Thursday, April 11, 2024


The Worst Life Is Better Than Death

Homer, Odyssey 11.488-491 (Achilles speaking; tr. Richmond Lattimore):
O shining Odysseus, never try to console me for dying.
I would rather follow the plow as thrall to another
man, one with no land allotted him and not much to live on,
than be a king over all the perished dead.

μὴ δή μοι θάνατόν γε παραύδα, φαίδιμ᾽ Ὀδυσσεῦ.
βουλοίμην κ᾽ ἐπάρουρος ἐὼν θητευέμεν ἄλλῳ,
ἀνδρὶ παρ᾽ ἀκλήρῳ, ᾧ μὴ βίοτος πολὺς εἴη,        490
ἢ πᾶσιν νεκύεσσι καταφθιμένοισιν ἀνάσσειν.
W.B. Stanford ad loc.:
The θῆτες (cp. 4, 644), though they had personal freedom, often lived less comfortably, and always more precariously, than the δμῶες who were fed and housed by their masters. A θής on a poor estate was particularly hard-worked and pitiable, being often cheated by the land-owner (cp. Il. 21, 444 ff.; Keller, H.S. pp. 84-5 ; Nilsson, H.M. p. 244). Hesiod (Works 602) recommends farmers to drive them out as soon as the harvest is over. Note in this passage the typical early Greeks' attitude to existence after death. Its shadowy impotence appalled them, for they loved vigour, action, personality and the sunshine. Contrast Milton's Satan — 'Better to reign in hell than serve in heaven'. The recurrent melancholy of all Greek literature is mainly due to this abhorrence of losing one's vital physical powers after death. The Mystery Religions and some philosophies tried to dispel it. But it met no decisive challenge till St. Paul on the Areopagus proclaimed the Resurrection of the Body (Acts 17, 32). In 489 ἐπάρουρος is ἅπαξ εἰρημένον and is best taken = ἐπὶ γῆς = 'on earth' (cp. ἄχθος ἀρούρης) as distinct from νέρθεν γῆς in 302; but L.-S.-J. and others render it as 'attached to the soil, as a serf '.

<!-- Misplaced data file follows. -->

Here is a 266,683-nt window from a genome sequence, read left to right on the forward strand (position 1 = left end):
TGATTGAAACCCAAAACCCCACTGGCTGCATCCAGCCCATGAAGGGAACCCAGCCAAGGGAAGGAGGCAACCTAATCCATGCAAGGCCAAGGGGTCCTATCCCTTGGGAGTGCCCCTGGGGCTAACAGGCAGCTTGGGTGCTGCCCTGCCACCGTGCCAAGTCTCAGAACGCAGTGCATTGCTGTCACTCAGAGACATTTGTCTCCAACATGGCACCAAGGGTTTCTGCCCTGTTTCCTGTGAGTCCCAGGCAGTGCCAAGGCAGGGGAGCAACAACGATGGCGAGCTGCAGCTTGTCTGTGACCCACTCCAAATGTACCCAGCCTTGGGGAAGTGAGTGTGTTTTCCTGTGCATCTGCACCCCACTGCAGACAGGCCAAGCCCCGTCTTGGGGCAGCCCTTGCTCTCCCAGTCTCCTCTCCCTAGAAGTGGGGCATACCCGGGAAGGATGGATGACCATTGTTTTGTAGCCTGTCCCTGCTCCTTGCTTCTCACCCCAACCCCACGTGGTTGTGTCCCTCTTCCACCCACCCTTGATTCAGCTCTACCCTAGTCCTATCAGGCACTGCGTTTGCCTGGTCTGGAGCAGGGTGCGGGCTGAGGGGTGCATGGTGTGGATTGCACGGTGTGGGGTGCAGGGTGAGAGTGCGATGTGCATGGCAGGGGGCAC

Lexikon des frühgriechischen Epos s.v. ἐπάρουρος:

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